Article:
This movie almost starts off like a feel good story but takes such a dramatic twist so soon. Kathy Bates in the role of the Florence Nightingale-like Annie Wilkes is one of the most terrifying characters I have ever seen. I have never found another guy who has seen this movie when asked “have you seen Misery?” didn’t have that look of understanding on his face. This is a terrifying movie and it scares men most of all because deep down we, as men, are all afraid of women. Especially the kind of woman who seems so nice at first then gets so crazy, and like all women she has all the power.

To be at the mercy of an Annie Wilkes is the thing that all men fear more than anything. She’s a woman and she’s mad, it doesn’t matter if you did it or not because she is looking at you with that look! Under the scenario we see in this movie she is  not only giving you that look but she has complete control over you. Kathy Bates, with her gentle attitude peppered in the persona of a violent and aggressive woman is just terrifying in a way words cannot describe. She has such an innocent appearance with her turtlenecks and he cross hanging around her neck, but if you look into her eyes you can see the steel. She is as ruthless as she is unpredictable; turn your back on her and there is no telling what’s in store for you.

Something I find really interesting is the fact that Kathy Bates won an Academy Award for this film. I cannot recall any other actor or actress every being nominated for a horror film, much less a low budget Stephen King adaptation. The Green Mile got nominated sure but that was a Tom Hanks movie in the 90s which changes everything. For Kathy Bates to win with this role is a true accomplishment and I think she stands head and shoulders above her peers as an actress.

I’ll never forget how terrified I was the first time I saw this movie when Paul first got out of his room and into Annie Wilkes’ house. I was like 11 maybe and I was so scared of what would happen if he was caught. Annie Wilkes was scarier than Michael Myers, Jason Vorhees, and Freddy Kruger all rolled into one. When she starts flipping out on him, casually splashes him with gasoline, and then later throws that paper on his broken legs she trumps all fearsome others. Those guys, I could see even at 11, were just make believe but Annie Wilkes was real. I had seen that look she gets in her eyes in the eyes of my own mother a time or two and was thus predestined to fear it. What would Annie Wilkes possibly do when she found out he was out and about in her home? I was watching this with a group of older guys who were friends of my brother and I remember yelling out during that scene for him to “get back!” One of my brother’s friends turned and gave me a chuckle but no one else moved or made a sound. When I looked at the chuckler I could see in his eyes that he was just as afraid as I was and merely looking for an escape from it.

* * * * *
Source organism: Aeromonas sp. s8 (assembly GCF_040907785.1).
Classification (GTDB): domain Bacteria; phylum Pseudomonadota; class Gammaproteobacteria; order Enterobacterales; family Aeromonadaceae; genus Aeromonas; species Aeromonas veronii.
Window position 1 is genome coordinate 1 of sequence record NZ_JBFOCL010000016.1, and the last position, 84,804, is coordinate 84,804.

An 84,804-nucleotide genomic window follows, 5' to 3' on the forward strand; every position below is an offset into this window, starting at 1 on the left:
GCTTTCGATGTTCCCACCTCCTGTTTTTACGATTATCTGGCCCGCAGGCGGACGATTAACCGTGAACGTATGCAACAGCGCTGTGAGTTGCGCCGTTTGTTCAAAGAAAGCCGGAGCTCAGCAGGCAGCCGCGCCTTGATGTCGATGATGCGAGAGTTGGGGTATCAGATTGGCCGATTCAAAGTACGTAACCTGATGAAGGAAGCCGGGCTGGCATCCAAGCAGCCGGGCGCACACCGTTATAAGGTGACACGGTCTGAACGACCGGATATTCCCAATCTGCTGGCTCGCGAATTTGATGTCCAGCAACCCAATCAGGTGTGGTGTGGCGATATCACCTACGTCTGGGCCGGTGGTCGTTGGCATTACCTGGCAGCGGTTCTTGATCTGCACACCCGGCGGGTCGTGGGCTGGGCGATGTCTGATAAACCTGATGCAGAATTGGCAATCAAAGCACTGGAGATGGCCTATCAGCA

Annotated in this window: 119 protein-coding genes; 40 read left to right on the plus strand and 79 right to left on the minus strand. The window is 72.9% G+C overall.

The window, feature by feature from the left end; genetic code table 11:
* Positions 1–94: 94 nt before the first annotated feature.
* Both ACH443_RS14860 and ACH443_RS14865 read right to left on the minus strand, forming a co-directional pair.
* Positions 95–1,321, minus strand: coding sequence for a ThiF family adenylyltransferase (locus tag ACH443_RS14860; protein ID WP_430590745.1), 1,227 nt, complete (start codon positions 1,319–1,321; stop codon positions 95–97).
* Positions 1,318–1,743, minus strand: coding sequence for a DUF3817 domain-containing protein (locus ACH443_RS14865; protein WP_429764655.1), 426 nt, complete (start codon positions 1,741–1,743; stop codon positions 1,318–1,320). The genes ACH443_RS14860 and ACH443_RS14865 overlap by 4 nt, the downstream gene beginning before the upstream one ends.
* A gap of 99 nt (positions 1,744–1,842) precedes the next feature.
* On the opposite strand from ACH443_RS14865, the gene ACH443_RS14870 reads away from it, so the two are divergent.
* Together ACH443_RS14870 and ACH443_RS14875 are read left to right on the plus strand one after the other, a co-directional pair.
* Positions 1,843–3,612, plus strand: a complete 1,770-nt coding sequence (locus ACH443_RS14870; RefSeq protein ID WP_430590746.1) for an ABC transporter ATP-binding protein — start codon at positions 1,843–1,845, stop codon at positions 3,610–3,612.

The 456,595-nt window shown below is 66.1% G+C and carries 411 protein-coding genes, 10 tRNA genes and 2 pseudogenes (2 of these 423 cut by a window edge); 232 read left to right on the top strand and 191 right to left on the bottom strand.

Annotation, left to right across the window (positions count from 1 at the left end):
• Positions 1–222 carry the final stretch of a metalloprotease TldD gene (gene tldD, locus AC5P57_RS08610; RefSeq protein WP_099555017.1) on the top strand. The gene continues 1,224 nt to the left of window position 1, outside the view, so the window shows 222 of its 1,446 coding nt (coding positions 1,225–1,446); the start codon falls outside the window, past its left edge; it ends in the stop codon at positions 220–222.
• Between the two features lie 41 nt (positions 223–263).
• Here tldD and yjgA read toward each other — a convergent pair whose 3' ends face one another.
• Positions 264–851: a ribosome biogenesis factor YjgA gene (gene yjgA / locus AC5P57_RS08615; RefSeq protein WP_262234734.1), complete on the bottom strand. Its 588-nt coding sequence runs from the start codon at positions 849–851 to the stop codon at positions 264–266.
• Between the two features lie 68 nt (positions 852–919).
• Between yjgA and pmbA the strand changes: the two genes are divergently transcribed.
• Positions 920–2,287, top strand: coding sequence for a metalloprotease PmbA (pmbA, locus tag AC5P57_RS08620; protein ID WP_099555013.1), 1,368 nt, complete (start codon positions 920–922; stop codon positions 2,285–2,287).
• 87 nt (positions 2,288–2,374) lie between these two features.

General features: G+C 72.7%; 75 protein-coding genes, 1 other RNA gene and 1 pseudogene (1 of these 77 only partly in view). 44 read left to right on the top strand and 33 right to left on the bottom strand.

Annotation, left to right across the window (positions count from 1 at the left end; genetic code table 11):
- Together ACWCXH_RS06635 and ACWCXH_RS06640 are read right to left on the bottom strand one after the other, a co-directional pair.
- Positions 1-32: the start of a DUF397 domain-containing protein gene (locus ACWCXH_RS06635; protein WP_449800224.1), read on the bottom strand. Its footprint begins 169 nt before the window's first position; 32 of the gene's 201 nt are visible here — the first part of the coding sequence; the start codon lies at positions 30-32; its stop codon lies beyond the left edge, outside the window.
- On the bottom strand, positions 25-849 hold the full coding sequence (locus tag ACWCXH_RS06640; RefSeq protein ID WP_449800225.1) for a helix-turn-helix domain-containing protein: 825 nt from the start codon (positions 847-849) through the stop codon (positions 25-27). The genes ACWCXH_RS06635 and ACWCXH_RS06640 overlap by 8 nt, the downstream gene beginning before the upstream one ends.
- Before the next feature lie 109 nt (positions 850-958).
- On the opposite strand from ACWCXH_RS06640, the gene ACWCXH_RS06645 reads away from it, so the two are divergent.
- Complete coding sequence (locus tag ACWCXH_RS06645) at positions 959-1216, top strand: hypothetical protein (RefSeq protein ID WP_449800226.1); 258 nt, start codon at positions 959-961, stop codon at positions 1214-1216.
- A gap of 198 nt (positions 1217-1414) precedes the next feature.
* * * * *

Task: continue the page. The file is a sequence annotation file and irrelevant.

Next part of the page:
Kathy Bates had scared him too and to this day we still talk and I occasionally remind him of it. In this film Kathy Bates not only put herself on the map but she defied expectations in every conceivable way. I admire Bates as an actress so much because she is a true talent. Too often in the business of Hollywood a pretty face is chosen over real talent for the sake of making money. I think this is a mistake that not only gives girls an unrealistic idea of what they should be but takes away from the potential of any film. Over time Kathy Bates has proven to be more than simply a woman who can be scary as hell but a true bonafide actress with art and capability to do anything.

James Caan is so easily overshadowed in this movie by his co-star but he is just as good in the movie if truth be told. He fits the part perfectly and carries the role well. I have always been a fan of the man who brought Sonny Corleone to life and I always enjoy a chance to see him on screen. I am vaguely familiar with an unfortunate turn of events in his personal life and that is a shame. I think he is a terrific actor and would much prefer to always see him on top as a successful man in his sunset years.

As I mentioned in the intro, this movie is classified as a thriller by some but I challenge anybody to sit through this movie and back that up. If you sit through this movie and at the end claim to be thrilled as opposed to horrified I will call you a liar. This movie is scary plain and simple and it takes place in a scenario that could so easily really happen to someone. This book was written by Stephen King specifically after his prior book was criticized for being too away from his own genre. King is capable of writing anything but people know him most for horror. This movie is a horror film and I won’t accept any other genre because a movie so scary can only be classified in one way.

I bought this movie specifically for this month of horror that we do on the blog and I chose it specifically to be the first of the movies to be published because it sets the tone right. This is a scary movie with performances that are worth seeing. If you are looking for something this Halloween that will keep you on the edge of your seat and make you fear the nice looking person you pass on the street but don’t really know then this is the one to see. I think it is a great movie and undoubtedly a scary horror film.